Set Color Spaces In Lightroom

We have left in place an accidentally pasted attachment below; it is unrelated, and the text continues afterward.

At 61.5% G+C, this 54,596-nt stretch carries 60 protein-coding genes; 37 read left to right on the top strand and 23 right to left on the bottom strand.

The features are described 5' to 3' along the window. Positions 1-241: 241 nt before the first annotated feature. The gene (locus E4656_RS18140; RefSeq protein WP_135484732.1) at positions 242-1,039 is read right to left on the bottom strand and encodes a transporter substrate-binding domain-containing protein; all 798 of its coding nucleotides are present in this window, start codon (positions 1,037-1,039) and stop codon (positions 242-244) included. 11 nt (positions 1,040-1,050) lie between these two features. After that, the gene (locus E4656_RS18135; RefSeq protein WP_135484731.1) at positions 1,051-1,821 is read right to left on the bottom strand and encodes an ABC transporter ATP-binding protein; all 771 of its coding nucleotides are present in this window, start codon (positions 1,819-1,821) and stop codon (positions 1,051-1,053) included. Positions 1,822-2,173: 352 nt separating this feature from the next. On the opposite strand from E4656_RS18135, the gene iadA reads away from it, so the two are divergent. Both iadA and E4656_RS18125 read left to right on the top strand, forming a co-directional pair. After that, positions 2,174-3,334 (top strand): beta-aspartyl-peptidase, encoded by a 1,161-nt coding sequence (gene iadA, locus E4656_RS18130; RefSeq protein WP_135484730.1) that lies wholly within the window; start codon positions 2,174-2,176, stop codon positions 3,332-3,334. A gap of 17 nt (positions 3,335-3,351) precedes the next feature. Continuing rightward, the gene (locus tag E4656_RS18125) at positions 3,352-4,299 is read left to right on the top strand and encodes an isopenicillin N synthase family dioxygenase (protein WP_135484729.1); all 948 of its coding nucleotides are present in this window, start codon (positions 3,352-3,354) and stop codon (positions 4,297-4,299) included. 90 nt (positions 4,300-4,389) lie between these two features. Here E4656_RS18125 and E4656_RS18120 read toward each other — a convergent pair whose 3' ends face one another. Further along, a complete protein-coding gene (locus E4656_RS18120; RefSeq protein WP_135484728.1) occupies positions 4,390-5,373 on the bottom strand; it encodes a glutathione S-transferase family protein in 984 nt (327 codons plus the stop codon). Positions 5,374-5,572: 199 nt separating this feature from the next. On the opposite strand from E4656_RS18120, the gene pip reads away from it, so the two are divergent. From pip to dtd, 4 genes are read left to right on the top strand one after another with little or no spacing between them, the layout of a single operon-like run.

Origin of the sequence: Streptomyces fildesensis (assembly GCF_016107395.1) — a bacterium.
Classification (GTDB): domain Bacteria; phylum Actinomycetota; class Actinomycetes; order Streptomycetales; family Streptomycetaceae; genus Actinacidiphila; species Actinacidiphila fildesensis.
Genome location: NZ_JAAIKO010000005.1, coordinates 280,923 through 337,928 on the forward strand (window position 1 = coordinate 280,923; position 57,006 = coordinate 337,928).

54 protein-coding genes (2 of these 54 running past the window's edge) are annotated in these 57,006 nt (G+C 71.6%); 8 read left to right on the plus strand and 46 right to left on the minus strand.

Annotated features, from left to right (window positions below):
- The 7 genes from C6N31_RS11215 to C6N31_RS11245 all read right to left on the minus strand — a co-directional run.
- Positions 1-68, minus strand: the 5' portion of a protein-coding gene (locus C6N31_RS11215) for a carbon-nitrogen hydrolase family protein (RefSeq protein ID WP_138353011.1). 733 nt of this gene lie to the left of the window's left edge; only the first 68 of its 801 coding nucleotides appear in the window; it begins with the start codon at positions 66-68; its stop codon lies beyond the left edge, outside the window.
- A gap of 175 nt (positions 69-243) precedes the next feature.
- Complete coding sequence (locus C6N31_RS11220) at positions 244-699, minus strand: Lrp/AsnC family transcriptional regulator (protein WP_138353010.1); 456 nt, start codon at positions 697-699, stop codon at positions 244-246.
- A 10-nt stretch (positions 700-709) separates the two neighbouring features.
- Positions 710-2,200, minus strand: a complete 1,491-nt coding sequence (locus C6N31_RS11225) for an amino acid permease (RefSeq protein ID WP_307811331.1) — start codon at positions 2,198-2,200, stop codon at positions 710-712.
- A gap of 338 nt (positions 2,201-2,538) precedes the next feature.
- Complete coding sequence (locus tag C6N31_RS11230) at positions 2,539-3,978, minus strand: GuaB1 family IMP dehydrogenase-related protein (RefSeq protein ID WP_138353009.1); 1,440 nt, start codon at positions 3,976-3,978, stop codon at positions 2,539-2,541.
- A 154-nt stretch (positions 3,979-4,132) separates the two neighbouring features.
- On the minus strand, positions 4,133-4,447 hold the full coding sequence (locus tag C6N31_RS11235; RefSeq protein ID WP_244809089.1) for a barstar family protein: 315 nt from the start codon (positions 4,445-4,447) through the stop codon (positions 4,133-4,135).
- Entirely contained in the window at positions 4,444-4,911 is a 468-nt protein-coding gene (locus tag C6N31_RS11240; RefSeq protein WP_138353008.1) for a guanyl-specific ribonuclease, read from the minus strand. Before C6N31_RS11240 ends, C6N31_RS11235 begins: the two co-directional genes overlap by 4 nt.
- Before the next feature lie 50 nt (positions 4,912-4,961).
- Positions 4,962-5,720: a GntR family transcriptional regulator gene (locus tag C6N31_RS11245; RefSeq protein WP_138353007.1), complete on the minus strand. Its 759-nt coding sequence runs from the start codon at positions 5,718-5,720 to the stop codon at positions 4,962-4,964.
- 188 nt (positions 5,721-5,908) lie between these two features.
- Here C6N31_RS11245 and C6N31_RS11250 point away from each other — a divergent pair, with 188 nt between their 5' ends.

So these are color spaces and I'm gonna show you in the software, how to see what color space you're working in. In just a second. Lightroom, LR. Lightroom uses ProPhoto RGB, in other words, it's just like baked into the program. I think it was very wise on Adobe's part to say Lightroom has no color space, well it has a color space, but Lightroom's basically gonna allow photographers to bring in anything into this software package and they don't even have to think about it, if it comes in as sRGB, if it comes in Adobe RGB, great, We can handle all of the colors there. And we'll even let the photographer make manipulations on the photo to go outside of their original color space as long as it stays within ProPhoto RGB. Photoshop is different in that in Photoshop, you need to tell Photoshop what color space you're working in. So you guys probably all know this, that Photoshop is a different program than Lightroom. Photoshop can be used by all sorts of disciplines, not just photographers,...